Sectoral and Organizational Democratic Primary Contributions

The second round of data on Democratic Primary contributions** is much less interesting than the gender breakdown (HERE), but there’s a few points worth mentioning, I think. The Top 20 industry sector contributions amounted to $79M for Clinton, $91M for Obama. The Top 20 organizational “bundles” (contributions from affiliated individuals) amounted to $5.5M for Clinton, $6M for Obama.

**Before I continue, this is the excel sheet I was using; it has the campaign breakdowns by industry, organization, and gender. It also compares expenditures. All info is originally taken from OpenSecrets.org.

The Bundlers

First, Emily’s List was the largest organizational donor to Clinton’s campaign, contributing $517k. Goldman Sachs was the biggest Obama donor at $571k. Both candidates’ organizational lists were dominated by finance (7 for HRC, 6 for BO) and law firms (5 each), and 11 companies appeared on both lists. Only two of them donated more to Clinton than Obama: Citigroup (Thanks, Bob Rubin!) and Morgan Stanley.

Both had four media/info technology bundlers, with Time Warner and National Amusements (Sumner Redstone’s movie theatre company) contributing to each. Perhaps awkwardly for us Clintonites, Google placed on Obama’s list (#9) while News Corp (Fox!) placed on Clinton’s (#18). OY. I think this mostly indicates that Rupert Murdoch knows that anything Clinton = Sales = $$$$$$$$ for Murdoch. In contrast, General Electric was #20 on Obama’s list, which I didn’t categorize as media, even though they own NBC and MSNBO…I mean MSNBC. Can we price out Olbermann’s Special Comments based on GE’s $207k contribution?

I was struck by three institutions of higher ed appearing in Obama’s Top 20 list of major organizational donors. The University of California gave him $466k, second in contributions to Goldman Sachs. Harvard gave him $316k ($8), and the University of Chicago gave him $220k (#18). I realize he has strong ties to the latter two schools, being an alum of Harvard Law and the spouse of a UChicago employee. But I still can’t believe these bastions of “objective,” “apolitical” thinking placed in the Top 20 of a major Presidential donor. /snark?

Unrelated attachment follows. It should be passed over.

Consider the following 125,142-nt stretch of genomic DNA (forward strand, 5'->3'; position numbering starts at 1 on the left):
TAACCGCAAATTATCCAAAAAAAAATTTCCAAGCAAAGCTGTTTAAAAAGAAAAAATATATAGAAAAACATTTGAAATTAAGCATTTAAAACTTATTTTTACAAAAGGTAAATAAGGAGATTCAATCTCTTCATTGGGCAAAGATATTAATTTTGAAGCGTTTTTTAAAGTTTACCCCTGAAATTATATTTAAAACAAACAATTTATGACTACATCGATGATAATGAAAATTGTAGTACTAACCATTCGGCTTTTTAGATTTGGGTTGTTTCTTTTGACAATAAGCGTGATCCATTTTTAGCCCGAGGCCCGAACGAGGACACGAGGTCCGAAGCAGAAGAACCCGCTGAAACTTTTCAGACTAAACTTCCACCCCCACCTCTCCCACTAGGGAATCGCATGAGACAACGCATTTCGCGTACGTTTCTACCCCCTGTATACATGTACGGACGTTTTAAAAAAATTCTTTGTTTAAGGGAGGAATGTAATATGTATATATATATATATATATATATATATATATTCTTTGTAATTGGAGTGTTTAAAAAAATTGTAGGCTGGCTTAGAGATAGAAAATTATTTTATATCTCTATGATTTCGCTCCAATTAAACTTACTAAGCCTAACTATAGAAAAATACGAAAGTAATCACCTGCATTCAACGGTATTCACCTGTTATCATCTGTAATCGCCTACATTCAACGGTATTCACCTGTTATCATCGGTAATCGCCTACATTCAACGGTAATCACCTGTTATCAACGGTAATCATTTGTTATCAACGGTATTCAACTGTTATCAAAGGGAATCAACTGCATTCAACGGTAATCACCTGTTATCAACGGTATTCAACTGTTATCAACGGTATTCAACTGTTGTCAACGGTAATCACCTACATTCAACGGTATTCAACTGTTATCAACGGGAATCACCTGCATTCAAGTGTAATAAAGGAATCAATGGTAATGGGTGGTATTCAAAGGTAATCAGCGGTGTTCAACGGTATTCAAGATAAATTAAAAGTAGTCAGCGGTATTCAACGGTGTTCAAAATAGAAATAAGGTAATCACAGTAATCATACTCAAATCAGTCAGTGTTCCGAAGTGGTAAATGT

In the Brooks article that triggered this, he mentioned that institutions of higher ed gave Obama a combined $7M versus only $700k for McCain. That was one of the most stark intra-industry disparities Brooks cited. No wonder I felt ashamed of being a Clinton supporter! (FWIW, I have no idea how/why the UC system is such a major donor to both candidates – it’s #8 for Clinton.)

Excelon, the energy company, came in at #15 on Obama’s list. The accountants/management consultants, OTOH, love Sen. Clinton (Pricewaterhouse and Ernst & Young…Go Figure!).


Again, not too much variation: both Dems received contributions from 16 sectors, with lawyers and “retired” coming in at #1 and #2, and securities/investments, real estate, education and business services rounding out the Top 6 for both. The only overlapping industries favoring Clinton were real estate and insurance.

What struck me as intriguing was that Clinton raised $3.4M from the “Women’s Issues” sector (#10), whereas Obama raised $2.6M from Democratic/Liberal groups (e.g., ActBlue, MoveOn). Dem/Lib groups didn’t even make Clinton’s Top 20, and I find it telling, unsurprising and problematic that “women” are separated from “democratic” groups. Says a lot, don’t you think??

As for the other non-overlapping industry sectors? Retail, manufacturing, and accountants for Clinton; non-profits, construction, and “other” for Obama. Thoughts??


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